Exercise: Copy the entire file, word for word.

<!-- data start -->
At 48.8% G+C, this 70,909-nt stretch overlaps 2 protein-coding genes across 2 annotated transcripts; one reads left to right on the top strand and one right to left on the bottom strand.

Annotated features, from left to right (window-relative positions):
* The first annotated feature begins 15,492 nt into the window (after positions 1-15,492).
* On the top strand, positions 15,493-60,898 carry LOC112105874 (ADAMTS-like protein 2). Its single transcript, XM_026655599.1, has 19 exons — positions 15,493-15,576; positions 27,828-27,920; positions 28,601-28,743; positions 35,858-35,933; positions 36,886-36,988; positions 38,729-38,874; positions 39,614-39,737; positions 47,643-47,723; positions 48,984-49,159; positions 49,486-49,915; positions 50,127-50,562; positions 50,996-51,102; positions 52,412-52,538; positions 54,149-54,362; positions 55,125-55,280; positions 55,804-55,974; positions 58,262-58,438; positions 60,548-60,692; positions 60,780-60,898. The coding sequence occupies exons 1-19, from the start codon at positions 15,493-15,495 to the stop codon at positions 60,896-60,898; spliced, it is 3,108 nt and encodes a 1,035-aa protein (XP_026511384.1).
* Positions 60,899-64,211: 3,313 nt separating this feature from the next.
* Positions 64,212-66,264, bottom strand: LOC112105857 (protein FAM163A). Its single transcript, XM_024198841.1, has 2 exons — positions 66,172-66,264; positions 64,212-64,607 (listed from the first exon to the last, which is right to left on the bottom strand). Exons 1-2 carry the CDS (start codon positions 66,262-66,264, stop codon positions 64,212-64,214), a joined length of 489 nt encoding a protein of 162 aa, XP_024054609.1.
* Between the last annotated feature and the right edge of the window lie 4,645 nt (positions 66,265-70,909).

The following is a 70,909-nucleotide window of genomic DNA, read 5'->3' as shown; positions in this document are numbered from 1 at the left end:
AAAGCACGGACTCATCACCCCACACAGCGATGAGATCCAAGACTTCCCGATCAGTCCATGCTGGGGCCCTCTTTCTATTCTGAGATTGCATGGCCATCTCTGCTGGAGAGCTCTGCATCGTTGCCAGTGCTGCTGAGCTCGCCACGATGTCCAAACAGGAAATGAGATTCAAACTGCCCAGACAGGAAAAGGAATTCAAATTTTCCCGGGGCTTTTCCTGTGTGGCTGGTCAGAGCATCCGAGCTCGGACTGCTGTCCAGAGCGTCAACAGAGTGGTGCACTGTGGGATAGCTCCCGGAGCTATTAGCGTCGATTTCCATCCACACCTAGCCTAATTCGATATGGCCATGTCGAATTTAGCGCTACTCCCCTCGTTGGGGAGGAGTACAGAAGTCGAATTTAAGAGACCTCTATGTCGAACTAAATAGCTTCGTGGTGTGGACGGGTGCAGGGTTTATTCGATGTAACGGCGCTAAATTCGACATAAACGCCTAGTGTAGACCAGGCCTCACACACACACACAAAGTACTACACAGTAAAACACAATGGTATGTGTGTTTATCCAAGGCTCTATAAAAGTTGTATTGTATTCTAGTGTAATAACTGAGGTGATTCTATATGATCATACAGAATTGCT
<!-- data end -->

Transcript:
At 48.8% G+C, this 70,909-nt stretch overlaps 2 protein-coding genes across 2 annotated transcripts; one reads left to right on the top strand and one right to left on the bottom strand.

Annotated features, from left to right (window-relative positions):
* The first annotated feature begins 15,492 nt into the window (after positions 1-15,492).
* On the top strand, positions 15,493-60,898 carry LOC112105874 (ADAMTS-like protein 2). Its single transcript, XM_026655599.1, has 19 exons — positions 15,493-15,576; positions 27,828-27,920; positions 28,601-28,743; positions 35,858-35,933; positions 36,886-36,988; positions 38,729-38,874; positions 39,614-39,737; positions 47,643-47,723; positions 48,984-49,159; positions 49,486-49,915; positions 50,127-50,562; positions 50,996-51,102; positions 52,412-52,538; positions 54,149-54,362; positions 55,125-55,280; positions 55,804-55,974; positions 58,262-58,438; positions 60,548-60,692; positions 60,780-60,898. The coding sequence occupies exons 1-19, from the start codon at positions 15,493-15,495 to the stop codon at positions 60,896-60,898; spliced, it is 3,108 nt and encodes a 1,035-aa protein (XP_026511384.1).
* Positions 60,899-64,211: 3,313 nt separating this feature from the next.
* Positions 64,212-66,264, bottom strand: LOC112105857 (protein FAM163A). Its single transcript, XM_024198841.1, has 2 exons — positions 66,172-66,264; positions 64,212-64,607 (listed from the first exon to the last, which is right to left on the bottom strand). Exons 1-2 carry the CDS (start codon positions 66,262-66,264, stop codon positions 64,212-64,214), a joined length of 489 nt encoding a protein of 162 aa, XP_024054609.1.
* Between the last annotated feature and the right edge of the window lie 4,645 nt (positions 66,265-70,909).

The following is a 70,909-nucleotide window of genomic DNA, read 5'->3' as shown; positions in this document are numbered from 1 at the left end:
AAAGCACGGACTCATCACCCCACACAGCGATGAGATCCAAGACTTCCCGATCAGTCCATGCTGGGGCCCTCTTTCTATTCTGAGATTGCATGGCCATCTCTGCTGGAGAGCTCTGCATCGTTGCCAGTGCTGCTGAGCTCGCCACGATGTCCAAACAGGAAATGAGATTCAAACTGCCCAGACAGGAAAAGGAATTCAAATTTTCCCGGGGCTTTTCCTGTGTGGCTGGTCAGAGCATCCGAGCTCGGACTGCTGTCCAGAGCGTCAACAGAGTGGTGCACTGTGGGATAGCTCCCGGAGCTATTAGCGTCGATTTCCATCCACACCTAGCCTAATTCGATATGGCCATGTCGAATTTAGCGCTACTCCCCTCGTTGGGGAGGAGTACAGAAGTCGAATTTAAGAGACCTCTATGTCGAACTAAATAGCTTCGTGGTGTGGACGGGTGCAGGGTTTATTCGATGTAACGGCGCTAAATTCGACATAAACGCCTAGTGTAGACCAGGCCTCACACACACACACAAAGTACTACACAGTAAAACACAATGGTATGTGTGTTTATCCAAGGCTCTATAAAAGTTGTATTGTATTCTAGTGTAATAACTGAGGTGATTCTATATGATCATACAGAATTGCT